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Migration and Home Affairs

EU canditate countries

Any European country that respects the principles of liberty and democracy, human rights and fundamental freedoms, and the rule of law, may apply to become a member of the EU. However, candidate countries must adopt the entire body of EU law (acquis), including the area of home affairs.

The acquis is divided into chapters to ensure a better step-by-step negotiation process. There is a chapter on Justice, Freedom and Security (Chapter 24), which covers:

  • migration,
  • asylum,
  • visa policy,
  • external borders and Schengen,
  • judicial cooperation in criminal and civil matters,
  • police cooperation,
  • customs cooperation,
  • fight against organised crime,
  • fight against terrorism,
  • fight against drugs,
  • and the fight against counterfeiting of the euro.

The EU provides financial assistance to candidate countries and potential candidates through the Instrument for Pre-accession Assistance (IPA). Twinning projects are financed across key areas, such as border management, reform of the judiciary, asylum and the fight against organised crime and corruption. A number of Technical Assistance Information Exchange (TAIEX) seminars have been organised on Home Affairs issues.

Accession of Western Balkan countries

Stabilisation and Association Process

The Stabilisation and Association Process is the framework for EU’s relationship with the Western Balkan countries until their eventual accession. The process helps candidate countries to build their capacity in order to adopt and implement EU law, as well as European and international standards.

Stabilisation and Association Agreements are put in place between the EU and each Western Balkan country. The agreement represents a contractual relationship, entailing mutual rights and obligations. It also includes a chapter on Justice, Freedom and Security.

Visa liberalisation

A key development in EU relations with candidate and potential candidate countries is the visa liberalisation with Albania, Bosnia and Herzegovina, Montenegro, Serbia, and North Macedonia.

The citizens of Kosovo* do not enjoy visa-free travel to the EU. On 18 July 2018, the Commission presented its final Report confirming that Kosovo* had fulfilled all benchmarks in the Visa Liberalisation Dialogue. After votes in the European Parliament supporting the Commission’s proposal, it is now for Member States in the Council to move this forward.

Visa-free travel provides a strong incentive for Western Balkan countries to intensify their fundamental reform efforts. As such, it greatly helps to advance the accession process. It is a powerful tool in facilitating people-to-people contacts and in strengthening ties between the EU and citizens of visa-free countries.

The visa-free travel agreement does not come without responsibilities. While the overwhelming majority of citizens from visa-free countries in the Western Balkans are bona fide travellers with legitimate grounds to travel to the EU, the Commission regularly monitors the fulfilment of the visa liberalisation requirements and actions taken by countries. It does so to ensure, that the progress achieved is maintained and that potential abuses of the visa-free regime are effectively addressed.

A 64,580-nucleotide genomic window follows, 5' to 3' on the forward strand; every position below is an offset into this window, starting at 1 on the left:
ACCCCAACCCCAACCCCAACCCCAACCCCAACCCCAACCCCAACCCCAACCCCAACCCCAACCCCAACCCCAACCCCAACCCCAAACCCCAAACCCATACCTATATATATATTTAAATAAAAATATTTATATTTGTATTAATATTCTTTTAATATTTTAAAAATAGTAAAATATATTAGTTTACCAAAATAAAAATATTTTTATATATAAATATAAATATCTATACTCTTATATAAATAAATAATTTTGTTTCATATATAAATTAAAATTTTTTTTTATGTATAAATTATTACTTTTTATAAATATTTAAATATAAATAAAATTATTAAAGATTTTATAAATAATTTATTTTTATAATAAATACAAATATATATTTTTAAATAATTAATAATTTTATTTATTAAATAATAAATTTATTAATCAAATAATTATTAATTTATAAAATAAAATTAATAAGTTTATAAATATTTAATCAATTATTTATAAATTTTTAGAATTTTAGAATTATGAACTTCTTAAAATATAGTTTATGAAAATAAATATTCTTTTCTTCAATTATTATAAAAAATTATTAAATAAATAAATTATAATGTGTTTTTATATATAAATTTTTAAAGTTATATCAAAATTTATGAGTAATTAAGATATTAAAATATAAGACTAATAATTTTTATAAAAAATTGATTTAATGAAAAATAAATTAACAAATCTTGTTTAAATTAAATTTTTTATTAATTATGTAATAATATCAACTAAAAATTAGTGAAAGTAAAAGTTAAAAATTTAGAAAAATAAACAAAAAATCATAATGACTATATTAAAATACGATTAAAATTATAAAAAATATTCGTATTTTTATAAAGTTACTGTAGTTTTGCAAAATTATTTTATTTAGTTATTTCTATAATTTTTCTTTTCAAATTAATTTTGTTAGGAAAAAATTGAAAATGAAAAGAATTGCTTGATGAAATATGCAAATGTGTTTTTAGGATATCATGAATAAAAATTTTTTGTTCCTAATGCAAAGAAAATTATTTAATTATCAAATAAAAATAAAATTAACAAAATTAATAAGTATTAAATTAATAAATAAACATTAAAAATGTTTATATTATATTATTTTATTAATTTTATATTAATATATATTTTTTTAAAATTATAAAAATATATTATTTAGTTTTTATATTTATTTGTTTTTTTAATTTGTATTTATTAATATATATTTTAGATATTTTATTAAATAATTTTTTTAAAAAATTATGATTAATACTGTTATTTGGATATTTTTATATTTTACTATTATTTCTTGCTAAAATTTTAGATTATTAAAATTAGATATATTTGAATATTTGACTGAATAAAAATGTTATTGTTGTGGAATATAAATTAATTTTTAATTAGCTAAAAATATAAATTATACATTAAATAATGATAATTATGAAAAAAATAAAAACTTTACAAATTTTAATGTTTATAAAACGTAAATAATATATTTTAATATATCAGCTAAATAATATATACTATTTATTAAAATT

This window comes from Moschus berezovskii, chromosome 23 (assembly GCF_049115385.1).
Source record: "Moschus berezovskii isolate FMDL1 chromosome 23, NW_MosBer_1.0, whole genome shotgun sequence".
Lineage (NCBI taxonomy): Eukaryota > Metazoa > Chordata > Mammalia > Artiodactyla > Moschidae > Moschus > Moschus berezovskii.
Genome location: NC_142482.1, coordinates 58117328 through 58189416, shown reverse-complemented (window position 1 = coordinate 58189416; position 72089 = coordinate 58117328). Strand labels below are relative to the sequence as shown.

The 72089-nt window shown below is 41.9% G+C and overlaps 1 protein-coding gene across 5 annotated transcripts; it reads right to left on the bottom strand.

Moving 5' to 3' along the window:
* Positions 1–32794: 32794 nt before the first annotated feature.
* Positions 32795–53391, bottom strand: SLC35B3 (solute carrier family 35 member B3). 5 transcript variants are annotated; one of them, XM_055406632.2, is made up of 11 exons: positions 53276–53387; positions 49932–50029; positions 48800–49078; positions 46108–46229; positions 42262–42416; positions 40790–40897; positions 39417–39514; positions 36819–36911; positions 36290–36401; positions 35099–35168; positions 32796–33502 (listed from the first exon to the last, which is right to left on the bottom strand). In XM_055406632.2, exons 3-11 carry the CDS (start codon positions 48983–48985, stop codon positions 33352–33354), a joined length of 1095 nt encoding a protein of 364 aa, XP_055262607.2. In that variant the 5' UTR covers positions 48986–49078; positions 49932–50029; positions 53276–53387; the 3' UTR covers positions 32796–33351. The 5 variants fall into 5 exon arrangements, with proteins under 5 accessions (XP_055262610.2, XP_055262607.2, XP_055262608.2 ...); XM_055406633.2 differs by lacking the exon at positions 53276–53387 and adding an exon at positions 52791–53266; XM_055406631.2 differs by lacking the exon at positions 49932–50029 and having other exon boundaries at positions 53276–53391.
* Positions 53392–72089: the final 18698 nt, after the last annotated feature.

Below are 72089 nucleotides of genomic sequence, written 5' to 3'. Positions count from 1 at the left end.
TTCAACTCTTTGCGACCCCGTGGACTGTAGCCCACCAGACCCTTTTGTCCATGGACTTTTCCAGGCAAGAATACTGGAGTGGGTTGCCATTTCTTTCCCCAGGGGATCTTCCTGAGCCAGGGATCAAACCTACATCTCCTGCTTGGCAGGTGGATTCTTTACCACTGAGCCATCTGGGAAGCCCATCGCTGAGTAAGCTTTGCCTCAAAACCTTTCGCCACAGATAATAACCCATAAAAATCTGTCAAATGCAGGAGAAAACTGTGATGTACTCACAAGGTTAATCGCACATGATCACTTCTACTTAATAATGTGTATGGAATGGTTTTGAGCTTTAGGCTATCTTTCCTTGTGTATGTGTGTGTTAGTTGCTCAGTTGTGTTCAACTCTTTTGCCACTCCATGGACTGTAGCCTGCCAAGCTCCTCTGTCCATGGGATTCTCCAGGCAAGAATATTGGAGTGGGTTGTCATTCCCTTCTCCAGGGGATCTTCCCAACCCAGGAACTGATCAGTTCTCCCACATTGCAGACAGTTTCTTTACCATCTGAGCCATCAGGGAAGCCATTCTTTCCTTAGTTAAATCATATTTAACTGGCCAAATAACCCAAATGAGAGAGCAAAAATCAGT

* This designation is without prejudice to positions on status, and is in line with UNSCR 1244/1999 and the ICJ Opinion on the Kosovo declaration of independence.

Cooperation with Turkey in the field of home affairs

Accession negotiations with Turkey on chapter 24 related to home affairs is not yet opened. Nevertheless, the EU regularly monitors the developments of Turkish legislation and administrative capacities in this field through annual progress reports and fosters them through financial and technical assistance provided by the Instrument for Pre-Accession Assistance.

Visa-free regime

Meanwhile, as requested by the Council Conclusions adopted on 21 June 2012, on 16 December 2013, the EU-Turkey readmission agreement was signed and, in parallel, the visa liberalisation dialogue between the European Commission and the Turkish authorities was launched. The dialogue is carried out on the basis of the Roadmap towards visa-free regime with Turkey. In order to enable the Commission to present the proposal to the Council and to the Parliament to lift the visa obligations, this document sets out a comprehensive list of reforms that Turkey has been asked to implement and areas where it is expected to develop cooperation with the EU.

Reports on Turkey’s progress

The first Commission report on Turkey’s progress in fulfilling the requirements of the visa roadmap was published on 20 October 2014. On 4 March 2016, the Commission adopted the second report, accompanied by a Commission staff working document, and on 5 May 2016, the Commission adopted the third report accompanied by a Commission staff working document.

EU-Turkey Statement

The EU-Turkey Statement of 18 March 2016, is the framework for cooperation with Turkey on migration. The Statement has been instrumental in reducing irregular migrant arrivals to the EU, decreasing the number of lives lost at sea, expanding safe and legal channels to the EU for Syrian refugees through resettlement, and improve living conditions for Syrian refugees in Turkey through the €6 billion Facility for Refugees in Turkey.